Again, this becomes an issue of jurisdiction between what City Council can and cannot affect. I understand and empathize with frustrations about our police services, which have been ongoing for many years now. Lethbridge deserves the absolute highest level of professionalism and service from our law enforcement personnel and many feel we are not receiving the care we are due. That being said, the patrol officers are also not to blame for a broken system (they are definitely to blame if, as stated in your question, they are abusing power or breaking the law) and so we will need to address the policing system in Lethbridge. This is easier to achieve if we have more transparency and reporting from our Police Service, something I think previous councils have let slip to the detriment of our community over the past few decades.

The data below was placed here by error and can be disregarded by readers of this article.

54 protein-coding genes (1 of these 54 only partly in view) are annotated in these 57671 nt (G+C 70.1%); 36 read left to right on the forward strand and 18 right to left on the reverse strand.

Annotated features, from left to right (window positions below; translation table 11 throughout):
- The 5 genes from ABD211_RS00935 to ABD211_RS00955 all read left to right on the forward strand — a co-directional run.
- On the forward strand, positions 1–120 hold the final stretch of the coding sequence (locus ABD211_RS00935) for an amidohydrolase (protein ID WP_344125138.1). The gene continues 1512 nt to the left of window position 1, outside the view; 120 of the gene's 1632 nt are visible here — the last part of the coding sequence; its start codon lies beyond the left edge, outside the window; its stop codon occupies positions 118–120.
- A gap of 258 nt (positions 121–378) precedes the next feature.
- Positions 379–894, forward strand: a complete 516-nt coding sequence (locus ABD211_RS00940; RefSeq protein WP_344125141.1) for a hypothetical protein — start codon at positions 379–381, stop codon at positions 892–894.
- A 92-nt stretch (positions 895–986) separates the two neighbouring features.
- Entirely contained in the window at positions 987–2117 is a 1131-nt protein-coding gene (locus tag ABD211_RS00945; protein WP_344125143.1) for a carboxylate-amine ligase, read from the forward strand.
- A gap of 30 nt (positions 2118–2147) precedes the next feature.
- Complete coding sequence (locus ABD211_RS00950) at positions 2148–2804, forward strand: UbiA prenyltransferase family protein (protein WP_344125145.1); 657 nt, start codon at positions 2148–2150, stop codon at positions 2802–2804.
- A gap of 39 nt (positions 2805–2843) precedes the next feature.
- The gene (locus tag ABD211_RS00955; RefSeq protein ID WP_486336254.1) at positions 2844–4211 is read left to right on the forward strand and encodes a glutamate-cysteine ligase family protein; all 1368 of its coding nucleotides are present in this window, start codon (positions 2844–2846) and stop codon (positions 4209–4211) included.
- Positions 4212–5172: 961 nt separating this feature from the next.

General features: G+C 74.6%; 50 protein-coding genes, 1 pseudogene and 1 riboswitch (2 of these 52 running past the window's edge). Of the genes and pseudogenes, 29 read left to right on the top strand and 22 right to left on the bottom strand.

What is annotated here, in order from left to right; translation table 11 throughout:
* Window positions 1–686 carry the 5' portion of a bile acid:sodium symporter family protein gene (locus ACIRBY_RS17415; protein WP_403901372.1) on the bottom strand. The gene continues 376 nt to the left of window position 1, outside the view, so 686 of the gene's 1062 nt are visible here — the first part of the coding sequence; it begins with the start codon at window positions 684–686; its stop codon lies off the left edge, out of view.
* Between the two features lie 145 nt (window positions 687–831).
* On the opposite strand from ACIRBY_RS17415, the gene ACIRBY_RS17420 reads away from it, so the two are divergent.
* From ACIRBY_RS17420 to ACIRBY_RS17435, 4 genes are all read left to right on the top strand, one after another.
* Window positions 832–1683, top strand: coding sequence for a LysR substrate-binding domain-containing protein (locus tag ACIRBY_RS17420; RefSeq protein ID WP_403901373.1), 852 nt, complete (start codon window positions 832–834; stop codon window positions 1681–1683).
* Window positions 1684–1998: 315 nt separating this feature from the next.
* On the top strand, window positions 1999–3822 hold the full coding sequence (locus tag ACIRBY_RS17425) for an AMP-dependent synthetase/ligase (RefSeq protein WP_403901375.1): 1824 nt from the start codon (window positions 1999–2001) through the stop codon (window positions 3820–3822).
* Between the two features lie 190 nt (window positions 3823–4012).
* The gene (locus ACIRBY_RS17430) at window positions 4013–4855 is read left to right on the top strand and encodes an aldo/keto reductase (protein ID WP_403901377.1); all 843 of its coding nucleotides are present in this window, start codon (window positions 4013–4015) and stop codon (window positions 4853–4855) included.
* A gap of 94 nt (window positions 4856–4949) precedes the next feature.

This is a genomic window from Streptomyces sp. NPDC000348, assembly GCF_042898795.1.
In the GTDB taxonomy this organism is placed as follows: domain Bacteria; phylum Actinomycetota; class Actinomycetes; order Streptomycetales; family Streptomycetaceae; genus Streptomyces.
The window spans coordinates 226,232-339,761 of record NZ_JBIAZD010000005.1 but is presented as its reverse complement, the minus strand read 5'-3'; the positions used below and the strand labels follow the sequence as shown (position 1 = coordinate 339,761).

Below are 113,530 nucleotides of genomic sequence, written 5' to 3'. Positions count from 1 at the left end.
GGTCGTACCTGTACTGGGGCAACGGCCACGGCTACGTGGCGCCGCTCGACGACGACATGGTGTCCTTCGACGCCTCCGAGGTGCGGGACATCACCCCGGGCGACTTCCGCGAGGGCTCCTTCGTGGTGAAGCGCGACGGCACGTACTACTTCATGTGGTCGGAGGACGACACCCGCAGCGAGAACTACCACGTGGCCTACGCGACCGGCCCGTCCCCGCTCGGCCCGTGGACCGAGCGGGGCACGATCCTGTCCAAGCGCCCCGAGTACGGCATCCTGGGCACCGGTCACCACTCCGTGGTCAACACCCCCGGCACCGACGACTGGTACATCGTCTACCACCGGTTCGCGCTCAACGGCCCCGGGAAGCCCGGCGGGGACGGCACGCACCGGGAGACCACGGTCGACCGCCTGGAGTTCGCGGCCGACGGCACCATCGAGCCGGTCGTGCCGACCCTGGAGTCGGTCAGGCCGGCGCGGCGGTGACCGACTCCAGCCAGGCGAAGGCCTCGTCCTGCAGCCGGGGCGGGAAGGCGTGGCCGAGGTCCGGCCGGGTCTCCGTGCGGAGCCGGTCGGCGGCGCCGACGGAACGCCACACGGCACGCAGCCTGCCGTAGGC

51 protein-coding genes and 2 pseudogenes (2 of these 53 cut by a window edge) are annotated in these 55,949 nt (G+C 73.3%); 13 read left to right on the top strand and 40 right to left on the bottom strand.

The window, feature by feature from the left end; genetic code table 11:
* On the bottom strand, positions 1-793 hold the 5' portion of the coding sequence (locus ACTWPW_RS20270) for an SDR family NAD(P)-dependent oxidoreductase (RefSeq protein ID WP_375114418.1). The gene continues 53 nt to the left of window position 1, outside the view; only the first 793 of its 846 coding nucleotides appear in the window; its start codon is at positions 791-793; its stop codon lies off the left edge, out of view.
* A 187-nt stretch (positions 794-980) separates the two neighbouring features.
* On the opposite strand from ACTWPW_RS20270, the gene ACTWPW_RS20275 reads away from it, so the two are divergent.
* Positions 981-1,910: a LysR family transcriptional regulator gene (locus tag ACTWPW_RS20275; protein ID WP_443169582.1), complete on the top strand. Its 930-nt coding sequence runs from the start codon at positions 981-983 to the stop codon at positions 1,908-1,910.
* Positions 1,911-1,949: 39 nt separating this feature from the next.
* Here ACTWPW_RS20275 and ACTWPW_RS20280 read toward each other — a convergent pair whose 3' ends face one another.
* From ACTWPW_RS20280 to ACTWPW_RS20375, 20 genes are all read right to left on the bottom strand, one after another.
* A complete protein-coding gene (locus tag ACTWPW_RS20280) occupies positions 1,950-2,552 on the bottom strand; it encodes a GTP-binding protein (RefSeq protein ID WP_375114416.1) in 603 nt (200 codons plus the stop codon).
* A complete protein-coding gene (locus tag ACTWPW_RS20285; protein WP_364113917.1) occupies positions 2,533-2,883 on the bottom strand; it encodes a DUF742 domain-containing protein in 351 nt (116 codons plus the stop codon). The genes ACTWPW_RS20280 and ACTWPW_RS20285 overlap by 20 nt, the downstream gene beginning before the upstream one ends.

I believe that there needs to be a change in the culture within the service. I think there needs to be some civilian oversight of the disciplinary process.
None of these issues have been resolved and to make a judgement statement about reforms or changes, would be improper and inappropriate.
I believe that we live in a highly charged and politically divided society. Social media can cause scenarios to go viral. Scenarios which have no positive contribution to society. Disposing of a bushel of apples for the sake of some rotten ones is never a good policy. As mentioned in the previous question, we need a proactive Police Commission, not a reactive one.